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Postmark: 03/01/1943

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Pvt. Vincent Misitano
Co K 342 Inf
A.P.O. 450
Camp Howze, Texas

Feb. 28, Sun.
3:30 noon.

Dearest Mother,

   I received your letter yesterday and was very glad to hear from you.

   Mother, the other night I went over to see Russell Gallagher in his Barracks, its only a block away from mine. Mother he is no more sick than I am and I'm in the best of health. I asked him if he was in the hospital and he said that he only wrote home and told them that he was at the hosp. only to get some pills for a cold, so his mother must have gotten the wrong idea out of his letter.

   Mother, yesterday I was supposed to go on K.P. I was on K.P. from 7 oclock until 11 oclock when the Lieut. came in after me and wanted me to do some more painting for him, so I only had a half of day K.P. and in the afternoon when I was painting I took my time at it. I made it last all afternoon, so again I got off pretty easy.

   Mother today is Sun. and its really nice out, you even sweat from how warm it is out. I went to church this morning with my buddy, came back to our barracks, ate dinner, and we've been here ever since, and its exactly 4 oclock.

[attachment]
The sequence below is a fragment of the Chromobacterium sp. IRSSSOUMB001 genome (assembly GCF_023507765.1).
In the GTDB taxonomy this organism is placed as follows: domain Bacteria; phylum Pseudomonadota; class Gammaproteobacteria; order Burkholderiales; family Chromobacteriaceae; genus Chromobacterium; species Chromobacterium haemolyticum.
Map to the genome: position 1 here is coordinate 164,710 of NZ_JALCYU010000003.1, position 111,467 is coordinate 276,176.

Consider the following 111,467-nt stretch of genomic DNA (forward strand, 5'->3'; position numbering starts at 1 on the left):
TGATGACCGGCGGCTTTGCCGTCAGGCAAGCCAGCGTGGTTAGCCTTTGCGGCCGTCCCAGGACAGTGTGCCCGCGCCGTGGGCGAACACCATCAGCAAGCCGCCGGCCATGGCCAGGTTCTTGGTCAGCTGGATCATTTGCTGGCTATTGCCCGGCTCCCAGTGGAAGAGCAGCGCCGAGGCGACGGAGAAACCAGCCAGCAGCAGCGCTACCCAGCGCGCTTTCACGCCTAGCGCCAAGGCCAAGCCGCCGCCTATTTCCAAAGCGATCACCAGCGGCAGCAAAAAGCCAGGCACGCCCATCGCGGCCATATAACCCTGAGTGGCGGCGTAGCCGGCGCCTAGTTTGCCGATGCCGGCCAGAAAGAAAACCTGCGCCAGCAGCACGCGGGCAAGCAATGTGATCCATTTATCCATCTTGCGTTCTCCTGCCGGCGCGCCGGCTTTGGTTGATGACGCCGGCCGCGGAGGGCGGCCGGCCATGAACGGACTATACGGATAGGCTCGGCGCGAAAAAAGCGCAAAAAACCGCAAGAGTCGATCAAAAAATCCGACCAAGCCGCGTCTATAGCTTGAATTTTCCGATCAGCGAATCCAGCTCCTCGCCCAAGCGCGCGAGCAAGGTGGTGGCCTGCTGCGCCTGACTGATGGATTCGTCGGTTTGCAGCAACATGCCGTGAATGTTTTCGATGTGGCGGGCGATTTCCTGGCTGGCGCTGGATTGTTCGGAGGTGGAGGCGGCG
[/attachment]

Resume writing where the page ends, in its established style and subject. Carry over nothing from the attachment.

Soon as the Cpt. Comes back I'll have a little more painting to do, I'll probably work till 5:30, an hour and a half if he don't come back to our company area, I won't have any work to do.

   Mother they feed you pretty good here, thats one thing no one can kick about and that's our food.

   Well mother I guess this is all for now so I'll close with love to you daddy and the kids.

   "Your loving Son,"


   Mother please don't worry about me because I'm O.K and feeling fine and I want you to feel the same way.



Supplemental Notes, Quotes, and Anecdotes:

Informational Header on Camp Howze Stationery:

On Sunday morning, March 6, 1839, when noble Travis, daring Bowie, rollicky Crockett, generous Bonham, and 185 other Texans made their last stand in the Alamo, this cradle of Texas Liberty already had a history as a Spanish mission going back 120 years. But this day it entered into immortality. The Texans held back 5000 Mexicans for 13 days. Before dying, fighting to the last man, they accounted for around 1500 of the besiegers. Their stand gave Sam Houston's army time to prepare for the decisive San Jacinto battle. The cry of "Remember the Alamo" will never be hushed.

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